Quarry plans threat to ‘unsuitable’ road

Protesters at the quarry
Protesters at the quarry

RESIDENTS fear a narrow country road could collapse under a fleet of 32-ton lorries if plans to fill in a disused quarry are given the go-ahead.

At a meeting last week, homeowners from Jevington and Filching warned the road connecting them to Polegate could cave in should planning permission be granted to Haulaway in Hailsham by East Sussex County Council.

The waste management company wants to fill in Filching Quarry with 680,000 tons of inert filling material over five years, meaning heavy goods vehicles will rumble over the road 52 times a day during the week.

On Saturday trucks will make 26 journeys to and from the chalkpit.

Concerned residents had to be turned away from packed-out Wannock Village Hall, as more than 300 gathered to hear about plans and how best to oppose them.

Residents said the road had collapsed when the pit was being quarried more than two decades ago and feared it would happen again.

Planning applicant and managing director of Haulaway, Colin Holloway addressed disgruntled residents in a bid to dispel their fears.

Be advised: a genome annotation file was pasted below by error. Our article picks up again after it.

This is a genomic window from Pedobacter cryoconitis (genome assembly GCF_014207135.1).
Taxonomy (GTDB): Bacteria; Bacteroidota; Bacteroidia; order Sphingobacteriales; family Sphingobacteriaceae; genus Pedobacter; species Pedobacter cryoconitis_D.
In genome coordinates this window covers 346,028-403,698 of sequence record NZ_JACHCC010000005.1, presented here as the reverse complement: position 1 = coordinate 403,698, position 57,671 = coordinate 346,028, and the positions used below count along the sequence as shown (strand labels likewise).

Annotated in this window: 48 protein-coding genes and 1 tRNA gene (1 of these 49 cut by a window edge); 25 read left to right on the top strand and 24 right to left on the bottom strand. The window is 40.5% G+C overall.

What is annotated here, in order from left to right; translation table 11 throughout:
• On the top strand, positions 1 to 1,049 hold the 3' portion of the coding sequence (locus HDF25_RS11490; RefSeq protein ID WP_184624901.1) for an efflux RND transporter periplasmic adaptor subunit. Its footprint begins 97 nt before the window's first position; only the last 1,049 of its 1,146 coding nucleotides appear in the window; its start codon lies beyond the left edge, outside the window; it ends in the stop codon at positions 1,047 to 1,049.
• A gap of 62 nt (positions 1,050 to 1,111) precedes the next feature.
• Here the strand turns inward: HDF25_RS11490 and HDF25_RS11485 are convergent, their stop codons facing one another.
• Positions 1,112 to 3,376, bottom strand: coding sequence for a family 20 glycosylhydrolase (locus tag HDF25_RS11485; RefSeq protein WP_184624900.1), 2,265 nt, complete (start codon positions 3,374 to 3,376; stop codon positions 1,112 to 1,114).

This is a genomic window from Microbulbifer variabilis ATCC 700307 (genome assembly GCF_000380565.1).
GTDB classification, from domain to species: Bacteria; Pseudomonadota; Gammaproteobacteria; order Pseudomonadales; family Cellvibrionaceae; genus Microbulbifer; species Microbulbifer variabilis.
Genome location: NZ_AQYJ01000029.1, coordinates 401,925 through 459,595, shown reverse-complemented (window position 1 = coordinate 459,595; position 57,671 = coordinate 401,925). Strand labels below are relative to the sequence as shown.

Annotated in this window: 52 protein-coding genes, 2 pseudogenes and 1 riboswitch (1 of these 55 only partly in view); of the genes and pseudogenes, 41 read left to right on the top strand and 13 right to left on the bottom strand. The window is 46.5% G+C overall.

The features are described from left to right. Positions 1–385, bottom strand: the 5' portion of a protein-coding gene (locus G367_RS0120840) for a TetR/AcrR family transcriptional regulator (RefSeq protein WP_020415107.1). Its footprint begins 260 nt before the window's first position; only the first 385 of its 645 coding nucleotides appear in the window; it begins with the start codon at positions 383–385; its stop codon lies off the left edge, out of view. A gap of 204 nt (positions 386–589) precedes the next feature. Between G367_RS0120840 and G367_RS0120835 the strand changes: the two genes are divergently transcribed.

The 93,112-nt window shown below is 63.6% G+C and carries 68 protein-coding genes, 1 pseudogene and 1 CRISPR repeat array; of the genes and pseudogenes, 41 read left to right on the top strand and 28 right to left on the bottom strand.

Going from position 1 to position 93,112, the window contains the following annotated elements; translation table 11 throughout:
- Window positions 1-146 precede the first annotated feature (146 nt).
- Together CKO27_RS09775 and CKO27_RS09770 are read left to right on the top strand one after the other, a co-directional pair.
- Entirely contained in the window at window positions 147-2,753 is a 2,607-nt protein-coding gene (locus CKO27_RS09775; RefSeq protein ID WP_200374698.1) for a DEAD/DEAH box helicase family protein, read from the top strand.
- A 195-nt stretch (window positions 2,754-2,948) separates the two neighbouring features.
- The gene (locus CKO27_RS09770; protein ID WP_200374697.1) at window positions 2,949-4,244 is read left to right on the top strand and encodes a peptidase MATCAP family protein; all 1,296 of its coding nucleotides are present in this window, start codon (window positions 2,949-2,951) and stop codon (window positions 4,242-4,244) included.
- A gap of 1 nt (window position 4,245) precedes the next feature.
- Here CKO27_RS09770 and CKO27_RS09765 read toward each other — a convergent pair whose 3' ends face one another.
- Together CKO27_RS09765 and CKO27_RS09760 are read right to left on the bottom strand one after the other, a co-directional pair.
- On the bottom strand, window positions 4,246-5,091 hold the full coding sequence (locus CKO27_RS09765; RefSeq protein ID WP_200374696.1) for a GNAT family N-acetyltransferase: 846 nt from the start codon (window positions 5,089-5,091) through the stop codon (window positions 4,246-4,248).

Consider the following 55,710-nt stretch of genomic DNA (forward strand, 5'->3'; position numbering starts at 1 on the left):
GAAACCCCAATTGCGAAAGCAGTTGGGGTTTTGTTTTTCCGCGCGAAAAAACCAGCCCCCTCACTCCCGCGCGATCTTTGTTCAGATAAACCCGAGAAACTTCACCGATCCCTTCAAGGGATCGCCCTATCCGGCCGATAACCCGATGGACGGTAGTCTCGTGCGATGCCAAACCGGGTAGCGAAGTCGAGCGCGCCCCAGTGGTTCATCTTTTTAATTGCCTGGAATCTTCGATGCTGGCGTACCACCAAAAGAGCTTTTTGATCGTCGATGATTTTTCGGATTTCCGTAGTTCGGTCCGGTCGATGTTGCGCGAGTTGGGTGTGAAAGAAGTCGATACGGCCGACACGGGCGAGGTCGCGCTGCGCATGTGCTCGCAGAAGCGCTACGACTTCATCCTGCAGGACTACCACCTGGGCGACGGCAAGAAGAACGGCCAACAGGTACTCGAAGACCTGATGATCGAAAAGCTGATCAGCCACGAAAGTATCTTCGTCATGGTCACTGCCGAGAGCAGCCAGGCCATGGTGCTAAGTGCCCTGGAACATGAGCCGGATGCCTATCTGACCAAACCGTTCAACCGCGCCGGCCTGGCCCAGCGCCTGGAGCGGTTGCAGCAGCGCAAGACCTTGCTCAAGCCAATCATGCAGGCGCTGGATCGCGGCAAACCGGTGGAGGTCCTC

Jasmine Gayton, of Filching Landfill Action Group, said, “The meeting has garnered a huge hostile attitude. Some of the letters going to the council are actually a bit over the top in an aggressive way. But if that’s how strongly people feel there’s not a lot you can do about it.

“The main concern for residents is the C-road, which is totally unsuitable for 30-ton trucks. Last time the road collapsed outside Filching Manor. It’s a very unsuitable road and if it collapses again people will be facing an eight-mile detour to get to the shops.”

Campaigners have won the backing of Eastbourne MP Stephen Lloyd who is preparing a petition against Haulaway’s proposals.

“I am extremely frustrated that this issue has reared its ugly head again after local residents saw it off last time. They don’t want huge lorries trundling past their houses in Jevington and Filching, nor do they want this tremendous quarry which is now a haven for nature and wildlife to be desecrated,” said Mr Lloyd.

On Saturday (April 9) campaigners staged a protest for television crews outside the quarry gates. Ramblers, horseriders and homeowners gathered to shout their objections for nearby cameras. East Sussex County Council is holding a public consultation which ends on May 6 when the application will be considered in full.